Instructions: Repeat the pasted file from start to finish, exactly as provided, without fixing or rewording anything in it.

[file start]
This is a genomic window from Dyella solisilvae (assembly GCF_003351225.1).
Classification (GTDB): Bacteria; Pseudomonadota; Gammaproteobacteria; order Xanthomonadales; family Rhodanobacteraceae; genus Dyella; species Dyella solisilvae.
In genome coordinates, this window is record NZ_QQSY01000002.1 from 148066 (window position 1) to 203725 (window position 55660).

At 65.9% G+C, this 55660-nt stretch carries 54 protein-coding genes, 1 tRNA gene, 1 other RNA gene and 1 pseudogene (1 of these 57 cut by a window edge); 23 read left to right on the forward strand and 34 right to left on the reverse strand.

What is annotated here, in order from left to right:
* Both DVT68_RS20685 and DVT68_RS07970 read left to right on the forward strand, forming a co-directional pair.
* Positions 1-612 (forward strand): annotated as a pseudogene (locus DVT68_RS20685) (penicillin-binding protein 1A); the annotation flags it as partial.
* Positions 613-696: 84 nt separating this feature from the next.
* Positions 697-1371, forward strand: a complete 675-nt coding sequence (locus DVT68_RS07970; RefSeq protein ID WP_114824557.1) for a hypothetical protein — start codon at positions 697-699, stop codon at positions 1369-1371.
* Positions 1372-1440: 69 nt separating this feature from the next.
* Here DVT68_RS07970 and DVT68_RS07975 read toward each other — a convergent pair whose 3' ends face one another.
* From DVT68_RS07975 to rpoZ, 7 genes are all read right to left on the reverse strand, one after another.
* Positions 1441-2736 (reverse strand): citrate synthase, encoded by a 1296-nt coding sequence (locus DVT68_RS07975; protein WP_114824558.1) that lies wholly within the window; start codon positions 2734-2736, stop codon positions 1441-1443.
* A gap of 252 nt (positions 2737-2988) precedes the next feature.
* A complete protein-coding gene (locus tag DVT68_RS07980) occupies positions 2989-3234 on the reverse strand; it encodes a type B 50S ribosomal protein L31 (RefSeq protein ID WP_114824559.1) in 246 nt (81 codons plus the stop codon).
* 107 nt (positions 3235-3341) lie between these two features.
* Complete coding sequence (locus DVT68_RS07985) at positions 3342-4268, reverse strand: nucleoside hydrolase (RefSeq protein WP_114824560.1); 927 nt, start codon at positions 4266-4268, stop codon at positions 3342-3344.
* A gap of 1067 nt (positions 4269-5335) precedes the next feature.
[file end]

This is a genomic window from Dyella solisilvae (assembly GCF_003351225.1).
Classification (GTDB): Bacteria; Pseudomonadota; Gammaproteobacteria; order Xanthomonadales; family Rhodanobacteraceae; genus Dyella; species Dyella solisilvae.
In genome coordinates, this window is record NZ_QQSY01000002.1 from 148066 (window position 1) to 203725 (window position 55660).

At 65.9% G+C, this 55660-nt stretch carries 54 protein-coding genes, 1 tRNA gene, 1 other RNA gene and 1 pseudogene (1 of these 57 cut by a window edge); 23 read left to right on the forward strand and 34 right to left on the reverse strand.

What is annotated here, in order from left to right:
* Both DVT68_RS20685 and DVT68_RS07970 read left to right on the forward strand, forming a co-directional pair.
* Positions 1-612 (forward strand): annotated as a pseudogene (locus DVT68_RS20685) (penicillin-binding protein 1A); the annotation flags it as partial.
* Positions 613-696: 84 nt separating this feature from the next.
* Positions 697-1371, forward strand: a complete 675-nt coding sequence (locus DVT68_RS07970; RefSeq protein ID WP_114824557.1) for a hypothetical protein — start codon at positions 697-699, stop codon at positions 1369-1371.
* Positions 1372-1440: 69 nt separating this feature from the next.
* Here DVT68_RS07970 and DVT68_RS07975 read toward each other — a convergent pair whose 3' ends face one another.
* From DVT68_RS07975 to rpoZ, 7 genes are all read right to left on the reverse strand, one after another.
* Positions 1441-2736 (reverse strand): citrate synthase, encoded by a 1296-nt coding sequence (locus DVT68_RS07975; protein WP_114824558.1) that lies wholly within the window; start codon positions 2734-2736, stop codon positions 1441-1443.
* A gap of 252 nt (positions 2737-2988) precedes the next feature.
* A complete protein-coding gene (locus tag DVT68_RS07980) occupies positions 2989-3234 on the reverse strand; it encodes a type B 50S ribosomal protein L31 (RefSeq protein ID WP_114824559.1) in 246 nt (81 codons plus the stop codon).
* 107 nt (positions 3235-3341) lie between these two features.
* Complete coding sequence (locus DVT68_RS07985) at positions 3342-4268, reverse strand: nucleoside hydrolase (RefSeq protein WP_114824560.1); 927 nt, start codon at positions 4266-4268, stop codon at positions 3342-3344.
* A gap of 1067 nt (positions 4269-5335) precedes the next feature.